Why would Nochi Dankner want to sell Super-Sol, the biggest supermarket chain in Israel? The main reason to start the process - to start, because completion will take six years, if that stage is reached at all - appear to be financial.

Dankner's stressed. The debts owed by firms in his IDB pyramid of companies are too big relative to the cash flow his companies can be expected to generate.

How can one tell he's stressing?

One can read the papers and see that credit rating agency S&P Maalot downgraded IDB's credit rating, or that Bank Hapoalim now classifies the group's debt less favorably than before. The protests over the cost of living in Israel also hit the group. Granted, retail chains like Super-Sol haven't been hit as hard as dairy manufacturers, but they're a hair away from being targeted by boycotts too.

Super-Sol is a flash point. It dominates the retail market and has been able to afford to pay its executives bloated paychecks in the millions. Its executives are on trial for alleged abuse of the chain's monopolistic power. The chain charges more at its stores in small towns, where there's no competition, than in city stores. What good does its donation to a library in Kiryat Shmona do if the cost is borne by consumers? Moreover, the public today is far more sensitive to prices and this is depressing margins throughout the business scene.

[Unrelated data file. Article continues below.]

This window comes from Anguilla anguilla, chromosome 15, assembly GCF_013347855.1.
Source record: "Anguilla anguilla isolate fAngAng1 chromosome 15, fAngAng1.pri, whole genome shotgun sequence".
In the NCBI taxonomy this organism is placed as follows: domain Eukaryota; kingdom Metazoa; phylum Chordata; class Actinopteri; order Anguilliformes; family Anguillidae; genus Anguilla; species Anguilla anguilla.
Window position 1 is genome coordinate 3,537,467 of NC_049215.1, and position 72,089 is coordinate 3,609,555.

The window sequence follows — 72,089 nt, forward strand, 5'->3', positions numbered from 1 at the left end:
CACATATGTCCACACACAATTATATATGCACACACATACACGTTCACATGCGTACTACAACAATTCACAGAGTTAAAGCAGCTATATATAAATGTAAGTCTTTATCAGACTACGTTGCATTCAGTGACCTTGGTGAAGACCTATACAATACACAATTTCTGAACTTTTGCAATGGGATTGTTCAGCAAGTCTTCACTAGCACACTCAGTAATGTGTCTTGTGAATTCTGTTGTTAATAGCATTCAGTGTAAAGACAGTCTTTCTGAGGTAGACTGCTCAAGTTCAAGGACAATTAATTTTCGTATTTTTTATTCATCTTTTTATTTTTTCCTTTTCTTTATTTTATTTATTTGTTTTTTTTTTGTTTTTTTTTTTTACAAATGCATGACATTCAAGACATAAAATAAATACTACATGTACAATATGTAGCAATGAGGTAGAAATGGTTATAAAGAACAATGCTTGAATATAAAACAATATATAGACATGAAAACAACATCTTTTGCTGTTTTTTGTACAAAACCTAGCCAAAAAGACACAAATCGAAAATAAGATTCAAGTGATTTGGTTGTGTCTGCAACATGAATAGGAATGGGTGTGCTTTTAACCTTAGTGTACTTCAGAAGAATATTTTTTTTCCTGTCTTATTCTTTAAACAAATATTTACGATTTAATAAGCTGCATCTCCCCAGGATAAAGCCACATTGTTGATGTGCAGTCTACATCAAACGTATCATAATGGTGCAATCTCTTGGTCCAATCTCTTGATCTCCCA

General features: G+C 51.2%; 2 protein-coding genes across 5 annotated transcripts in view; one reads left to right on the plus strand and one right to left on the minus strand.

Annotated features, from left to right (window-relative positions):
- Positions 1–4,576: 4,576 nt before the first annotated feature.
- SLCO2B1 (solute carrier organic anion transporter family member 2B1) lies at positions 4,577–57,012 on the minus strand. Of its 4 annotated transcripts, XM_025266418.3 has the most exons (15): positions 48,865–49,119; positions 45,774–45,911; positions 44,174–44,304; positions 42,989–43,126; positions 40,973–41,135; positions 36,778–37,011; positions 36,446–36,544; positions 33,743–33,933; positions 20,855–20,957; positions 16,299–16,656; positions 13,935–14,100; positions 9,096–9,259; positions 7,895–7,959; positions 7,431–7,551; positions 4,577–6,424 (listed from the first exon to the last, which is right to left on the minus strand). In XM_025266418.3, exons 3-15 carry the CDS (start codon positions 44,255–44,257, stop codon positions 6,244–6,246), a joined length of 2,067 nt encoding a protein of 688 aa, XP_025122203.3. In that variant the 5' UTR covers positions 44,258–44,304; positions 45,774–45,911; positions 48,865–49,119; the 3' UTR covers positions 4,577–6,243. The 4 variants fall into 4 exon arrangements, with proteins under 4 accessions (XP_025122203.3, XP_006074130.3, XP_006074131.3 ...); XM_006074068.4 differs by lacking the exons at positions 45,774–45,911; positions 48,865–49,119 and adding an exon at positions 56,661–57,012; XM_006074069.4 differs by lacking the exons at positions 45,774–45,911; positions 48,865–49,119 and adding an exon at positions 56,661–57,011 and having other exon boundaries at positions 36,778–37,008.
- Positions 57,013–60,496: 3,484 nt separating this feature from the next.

Nor is compensation arriving from other IDB group branches. Reforms of the cellular industry hit another group company, Cellcom, and now new reforms taking shape thanks to the Trajtenberg Committee on the cost of living, and the economic concentration committee, will hurt the IDB group even more.

More signs of stress? Read the IDB group's financial statements, which, inter alia, showcase its ill-advised choice of investments. It has lost billions on its speculation in Credit Suisse stock; it has suffered a heavy loss on investment in Las Vegas property and in buying Israir; and Maariv, the publishing group that Dankner bought in April, is hemorrhaging money. The group is in a state of managerial distress.

Or just look at the charts of IDB group bonds. Yields have climbed as high as 14% as their prices drop, attesting that at least some market animals are worried about the group's capacity to repay in full, on time.

Now add the global financial crisis to this and you start to see why Dankner would sell Super-Sol.

A matter of faith

The capital market is cruel. When players smell blood in the water, they show no mercy; crises snowball. When a company's bonds start wilting on concerns that the company won't be able to raise more money - not from banks or pension funds, or due to concerns about management - the drop accelerates fast.

Corporate crises of this sort don't always end well. Dankner realized he's at the start of a potential slippery slope of the sort. He knows about appearances: He can't afford to be perceived as liable to default on debt. He has to cut back. He has to sell assets.

Kudos to him, by the way; he's selling to gain liquidity to pay debts - a move that not all tycoons have made. He didn't want to be the next Zehavit Cohen, the powerful chairwoman of food manufacturer Tnuva and investment bank Psagot, who was sent home. And even less so, he didn't want to be the next Ilan Ben-Dov, the tycoon that isn't paying the people back.